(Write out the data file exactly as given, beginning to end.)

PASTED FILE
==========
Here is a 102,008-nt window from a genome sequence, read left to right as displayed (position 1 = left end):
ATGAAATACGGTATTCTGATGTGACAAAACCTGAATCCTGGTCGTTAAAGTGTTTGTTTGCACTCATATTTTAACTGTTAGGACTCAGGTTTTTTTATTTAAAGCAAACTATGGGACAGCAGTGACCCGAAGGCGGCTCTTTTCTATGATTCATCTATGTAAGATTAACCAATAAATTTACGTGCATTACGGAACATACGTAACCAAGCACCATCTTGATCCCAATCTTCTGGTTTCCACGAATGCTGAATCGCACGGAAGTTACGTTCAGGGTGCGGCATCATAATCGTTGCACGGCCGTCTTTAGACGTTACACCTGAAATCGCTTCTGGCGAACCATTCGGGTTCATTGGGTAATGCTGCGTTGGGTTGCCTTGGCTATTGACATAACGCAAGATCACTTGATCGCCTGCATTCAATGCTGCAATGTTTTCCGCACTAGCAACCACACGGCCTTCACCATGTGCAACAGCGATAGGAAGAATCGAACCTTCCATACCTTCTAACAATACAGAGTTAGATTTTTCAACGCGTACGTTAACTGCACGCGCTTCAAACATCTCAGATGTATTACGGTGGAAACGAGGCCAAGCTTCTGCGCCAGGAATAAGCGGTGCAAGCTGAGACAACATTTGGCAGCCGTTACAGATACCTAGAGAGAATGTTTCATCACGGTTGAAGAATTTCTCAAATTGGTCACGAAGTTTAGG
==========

Here is a 102,008-nt window from a genome sequence, read left to right as displayed (position 1 = left end):
ATGAAATACGGTATTCTGATGTGACAAAACCTGAATCCTGGTCGTTAAAGTGTTTGTTTGCACTCATATTTTAACTGTTAGGACTCAGGTTTTTTTATTTAAAGCAAACTATGGGACAGCAGTGACCCGAAGGCGGCTCTTTTCTATGATTCATCTATGTAAGATTAACCAATAAATTTACGTGCATTACGGAACATACGTAACCAAGCACCATCTTGATCCCAATCTTCTGGTTTCCACGAATGCTGAATCGCACGGAAGTTACGTTCAGGGTGCGGCATCATAATCGTTGCACGGCCGTCTTTAGACGTTACACCTGAAATCGCTTCTGGCGAACCATTCGGGTTCATTGGGTAATGCTGCGTTGGGTTGCCTTGGCTATTGACATAACGCAAGATCACTTGATCGCCTGCATTCAATGCTGCAATGTTTTCCGCACTAGCAACCACACGGCCTTCACCATGTGCAACAGCGATAGGAAGAATCGAACCTTCCATACCTTCTAACAATACAGAGTTAGATTTTTCAACGCGTACGTTAACTGCACGCGCTTCAAACATCTCAGATGTATTACGGTGGAAACGAGGCCAAGCTTCTGCGCCAGGAATAAGCGGTGCAAGCTGAGACAACATTTGGCAGCCGTTACAGATACCTAGAGAGAATGTTTCATCACGGTTGAAGAATTTCTCAAATTGGTCACGAAGTTTAGG